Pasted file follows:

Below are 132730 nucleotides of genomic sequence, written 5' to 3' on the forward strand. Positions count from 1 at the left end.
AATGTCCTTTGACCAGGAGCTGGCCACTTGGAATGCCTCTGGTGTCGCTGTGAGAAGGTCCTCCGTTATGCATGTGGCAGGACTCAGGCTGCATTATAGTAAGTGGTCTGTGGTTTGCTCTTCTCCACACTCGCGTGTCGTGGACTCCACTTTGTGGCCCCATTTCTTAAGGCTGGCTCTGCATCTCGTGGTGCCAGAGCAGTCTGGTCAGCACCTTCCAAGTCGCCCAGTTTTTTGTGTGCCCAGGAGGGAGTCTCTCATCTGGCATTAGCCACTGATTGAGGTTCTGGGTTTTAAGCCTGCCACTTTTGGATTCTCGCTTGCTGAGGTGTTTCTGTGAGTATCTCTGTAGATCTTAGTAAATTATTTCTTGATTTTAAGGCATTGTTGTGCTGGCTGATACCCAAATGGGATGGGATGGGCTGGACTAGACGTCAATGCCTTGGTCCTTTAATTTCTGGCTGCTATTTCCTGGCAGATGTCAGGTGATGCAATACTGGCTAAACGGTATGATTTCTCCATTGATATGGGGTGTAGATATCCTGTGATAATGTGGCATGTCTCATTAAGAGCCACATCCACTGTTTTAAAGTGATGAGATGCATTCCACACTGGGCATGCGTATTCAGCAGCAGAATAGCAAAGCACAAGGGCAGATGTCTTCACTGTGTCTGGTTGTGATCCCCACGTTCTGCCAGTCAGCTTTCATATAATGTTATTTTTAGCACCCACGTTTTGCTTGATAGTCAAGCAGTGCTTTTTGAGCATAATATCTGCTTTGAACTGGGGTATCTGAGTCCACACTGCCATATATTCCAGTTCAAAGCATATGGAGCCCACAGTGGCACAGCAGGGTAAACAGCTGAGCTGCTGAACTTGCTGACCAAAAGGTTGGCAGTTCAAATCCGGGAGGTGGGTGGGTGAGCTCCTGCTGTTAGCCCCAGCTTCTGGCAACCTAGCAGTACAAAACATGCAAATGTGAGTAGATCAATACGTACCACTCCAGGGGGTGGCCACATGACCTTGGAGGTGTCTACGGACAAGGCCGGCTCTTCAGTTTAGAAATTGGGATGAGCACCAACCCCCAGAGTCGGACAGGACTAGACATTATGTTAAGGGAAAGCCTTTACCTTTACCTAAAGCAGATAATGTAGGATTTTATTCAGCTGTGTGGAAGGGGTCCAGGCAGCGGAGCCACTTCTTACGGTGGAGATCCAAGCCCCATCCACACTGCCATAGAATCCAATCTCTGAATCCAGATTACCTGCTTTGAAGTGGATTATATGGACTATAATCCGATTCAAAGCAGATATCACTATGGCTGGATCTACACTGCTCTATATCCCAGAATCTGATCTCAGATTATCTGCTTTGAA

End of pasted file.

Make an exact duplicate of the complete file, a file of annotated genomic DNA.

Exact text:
Below are 132730 nucleotides of genomic sequence, written 5' to 3' on the forward strand. Positions count from 1 at the left end.
AATGTCCTTTGACCAGGAGCTGGCCACTTGGAATGCCTCTGGTGTCGCTGTGAGAAGGTCCTCCGTTATGCATGTGGCAGGACTCAGGCTGCATTATAGTAAGTGGTCTGTGGTTTGCTCTTCTCCACACTCGCGTGTCGTGGACTCCACTTTGTGGCCCCATTTCTTAAGGCTGGCTCTGCATCTCGTGGTGCCAGAGCAGTCTGGTCAGCACCTTCCAAGTCGCCCAGTTTTTTGTGTGCCCAGGAGGGAGTCTCTCATCTGGCATTAGCCACTGATTGAGGTTCTGGGTTTTAAGCCTGCCACTTTTGGATTCTCGCTTGCTGAGGTGTTTCTGTGAGTATCTCTGTAGATCTTAGTAAATTATTTCTTGATTTTAAGGCATTGTTGTGCTGGCTGATACCCAAATGGGATGGGATGGGCTGGACTAGACGTCAATGCCTTGGTCCTTTAATTTCTGGCTGCTATTTCCTGGCAGATGTCAGGTGATGCAATACTGGCTAAACGGTATGATTTCTCCATTGATATGGGGTGTAGATATCCTGTGATAATGTGGCATGTCTCATTAAGAGCCACATCCACTGTTTTAAAGTGATGAGATGCATTCCACACTGGGCATGCGTATTCAGCAGCAGAATAGCAAAGCACAAGGGCAGATGTCTTCACTGTGTCTGGTTGTGATCCCCACGTTCTGCCAGTCAGCTTTCATATAATGTTATTTTTAGCACCCACGTTTTGCTTGATAGTCAAGCAGTGCTTTTTGAGCATAATATCTGCTTTGAACTGGGGTATCTGAGTCCACACTGCCATATATTCCAGTTCAAAGCATATGGAGCCCACAGTGGCACAGCAGGGTAAACAGCTGAGCTGCTGAACTTGCTGACCAAAAGGTTGGCAGTTCAAATCCGGGAGGTGGGTGGGTGAGCTCCTGCTGTTAGCCCCAGCTTCTGGCAACCTAGCAGTACAAAACATGCAAATGTGAGTAGATCAATACGTACCACTCCAGGGGGTGGCCACATGACCTTGGAGGTGTCTACGGACAAGGCCGGCTCTTCAGTTTAGAAATTGGGATGAGCACCAACCCCCAGAGTCGGACAGGACTAGACATTATGTTAAGGGAAAGCCTTTACCTTTACCTAAAGCAGATAATGTAGGATTTTATTCAGCTGTGTGGAAGGGGTCCAGGCAGCGGAGCCACTTCTTACGGTGGAGATCCAAGCCCCATCCACACTGCCATAGAATCCAATCTCTGAATCCAGATTACCTGCTTTGAAGTGGATTATATGGACTATAATCCGATTCAAAGCAGATATCACTATGGCTGGATCTACACTGCTCTATATCCCAGAATCTGATCTCAGATTATCTGCTTTGAA